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So here I am watching the Michigan-Ohio State football game, not really planning to post anything today, but surfing around on the web anyway, and what do I come across? A Yahoo Finance report from yesterday presenting a decidedy upbeat picture of the new holiday shopping season – whose ultimate results will go pretty far toward influencing the final state of the U.S. economy during these inflationary times, and especially of lower-income consumers, who tend to get hit hardest by high inflation. (See, e.g., here.)

This post was noteworthy because it bucked that last piece of conventional wisdom. Indeed, veteran personal finance journalist Vera Gibbons emphasized the finding from one major consultancy that We’re seeing greater participation among lower-income households (those who earn less than $50,000 per year).

They’ve “settled into the ‘new normal,’” this analyst from Deloitte Insights told her “and are feeling more stable — and hopeful — given wage growth.” “They’re going to jump in and spend,” he declared.

And he had some numbers to back up his prediction, saying that (in Gibbons words) “this group of shoppers plan to spend an average of $671 this holiday season. That’s 25% more than last year. On the flip side, high-income earners (those who make more than $100,000 per year) plan to cut back by 7%, bringing their spending down to an average of $2,438.”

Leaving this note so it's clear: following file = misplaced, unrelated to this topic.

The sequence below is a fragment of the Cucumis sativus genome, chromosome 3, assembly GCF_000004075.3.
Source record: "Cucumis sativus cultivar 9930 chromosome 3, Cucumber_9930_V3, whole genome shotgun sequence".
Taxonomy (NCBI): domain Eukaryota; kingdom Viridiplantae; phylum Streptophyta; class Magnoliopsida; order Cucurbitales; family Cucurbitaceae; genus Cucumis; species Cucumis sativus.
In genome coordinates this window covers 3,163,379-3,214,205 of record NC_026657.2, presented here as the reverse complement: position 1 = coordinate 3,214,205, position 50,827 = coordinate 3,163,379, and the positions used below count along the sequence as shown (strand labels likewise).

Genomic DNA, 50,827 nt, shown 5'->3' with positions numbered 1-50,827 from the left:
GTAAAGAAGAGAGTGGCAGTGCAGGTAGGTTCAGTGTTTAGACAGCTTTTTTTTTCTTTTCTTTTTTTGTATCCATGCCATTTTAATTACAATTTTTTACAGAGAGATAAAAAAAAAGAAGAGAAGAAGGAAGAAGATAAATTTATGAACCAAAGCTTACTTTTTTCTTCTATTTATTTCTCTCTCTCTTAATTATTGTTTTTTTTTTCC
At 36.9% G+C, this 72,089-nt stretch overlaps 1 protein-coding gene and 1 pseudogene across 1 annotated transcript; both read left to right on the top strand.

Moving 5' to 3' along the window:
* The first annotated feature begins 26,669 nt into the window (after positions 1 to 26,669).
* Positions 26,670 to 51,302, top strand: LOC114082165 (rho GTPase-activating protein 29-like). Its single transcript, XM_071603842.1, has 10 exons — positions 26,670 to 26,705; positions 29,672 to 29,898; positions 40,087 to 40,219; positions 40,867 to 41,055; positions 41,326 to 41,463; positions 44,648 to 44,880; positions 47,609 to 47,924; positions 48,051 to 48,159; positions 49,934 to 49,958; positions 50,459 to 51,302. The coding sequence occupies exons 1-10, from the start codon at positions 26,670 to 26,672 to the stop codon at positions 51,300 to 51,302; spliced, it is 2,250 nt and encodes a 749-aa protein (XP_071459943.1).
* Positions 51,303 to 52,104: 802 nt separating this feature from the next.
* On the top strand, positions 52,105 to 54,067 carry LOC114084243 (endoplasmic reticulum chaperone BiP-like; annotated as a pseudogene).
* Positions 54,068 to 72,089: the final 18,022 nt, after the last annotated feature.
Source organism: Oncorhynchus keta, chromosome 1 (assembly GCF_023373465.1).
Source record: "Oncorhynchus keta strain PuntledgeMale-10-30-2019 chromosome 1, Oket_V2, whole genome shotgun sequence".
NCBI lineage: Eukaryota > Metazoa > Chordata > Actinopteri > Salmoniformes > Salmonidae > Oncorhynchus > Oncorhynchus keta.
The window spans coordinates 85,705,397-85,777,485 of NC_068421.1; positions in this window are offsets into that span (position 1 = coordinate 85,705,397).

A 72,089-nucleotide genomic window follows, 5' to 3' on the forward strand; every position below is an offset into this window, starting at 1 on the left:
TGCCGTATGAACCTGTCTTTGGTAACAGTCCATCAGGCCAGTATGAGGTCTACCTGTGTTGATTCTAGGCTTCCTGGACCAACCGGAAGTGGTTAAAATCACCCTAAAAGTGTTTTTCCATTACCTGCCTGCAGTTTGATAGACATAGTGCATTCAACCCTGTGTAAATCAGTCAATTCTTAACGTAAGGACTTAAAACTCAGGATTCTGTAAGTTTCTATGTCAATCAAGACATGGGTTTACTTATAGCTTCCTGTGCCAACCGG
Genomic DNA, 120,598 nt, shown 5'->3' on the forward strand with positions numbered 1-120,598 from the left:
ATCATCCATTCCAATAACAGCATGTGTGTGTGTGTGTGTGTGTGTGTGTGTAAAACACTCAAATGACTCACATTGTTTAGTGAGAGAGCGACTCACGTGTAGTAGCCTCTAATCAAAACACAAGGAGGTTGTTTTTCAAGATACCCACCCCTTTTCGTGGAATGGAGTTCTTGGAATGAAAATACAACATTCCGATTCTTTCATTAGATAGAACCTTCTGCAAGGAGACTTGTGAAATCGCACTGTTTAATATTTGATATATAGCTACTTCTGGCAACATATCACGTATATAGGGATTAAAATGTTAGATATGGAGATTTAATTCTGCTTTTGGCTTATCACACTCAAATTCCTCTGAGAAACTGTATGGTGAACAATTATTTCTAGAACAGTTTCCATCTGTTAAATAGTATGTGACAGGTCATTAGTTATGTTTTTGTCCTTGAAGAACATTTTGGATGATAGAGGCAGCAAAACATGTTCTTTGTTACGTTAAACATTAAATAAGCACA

But this assessment left my head spinning not just because of its clash with the conventional wisdom. It also drew exactly the opposite picture that appeared in a New York Times article from the very same day. The header should explain why: “This Holiday Season, the Poor Buckle Under Inflation as the Rich Spend.”

Specifically, correspondent Jeanna Smialek spotlighted Federal Reserve data (which I described more generally here) showing that

after 18 months of rapid price inflation — some of which was driven by stimulus-fueled demand — the poor are depleting those cushions. American families were still sitting on about $1.7 trillion in excess savings — extra savings accumulated during the pandemic — by the middle of this year, based on Fed estimates, but about $1.35 trillion of it was held by the top half of earners and just $350 billion in the bottom half.”

Also showing that poorer Americans are feeling an especially tight inflationary squeeze:

Credit card data from Bank of America suggest that high- and middle-income households have replaced lower-income households in driving consumption growth in recent months. Poorer shoppers contributed one-fifth of the growth in discretionary spending in October, compared with around two-fifths a year earlier.”

And don’t expect the confusing reports on holiday shopping or the low-income consumer to stop any time soon. As noted in this post, “preliminary Black Friday reports contain almost no useful information about the state of the economy” and “early Black Friday sales figures are at best unreliable and at worst completely useless [even] for predicting overall holiday sales.”

Keep in mind, moreover: That last post was written in 2015 – well before the CCP Virus pandemic, the sharp economic downturn and blazing recovery that followed, and gargantuan stimulus programs began turning the U.S. economy into a $20-some-odd trillion mass of conflicting signals and developments.  As a result, all that seems certain going forward about the economy is that along with peak inflation uncertainty and recession uncertainty, for the time being we’ll have to deal with holiday shopping season uncertainty as well.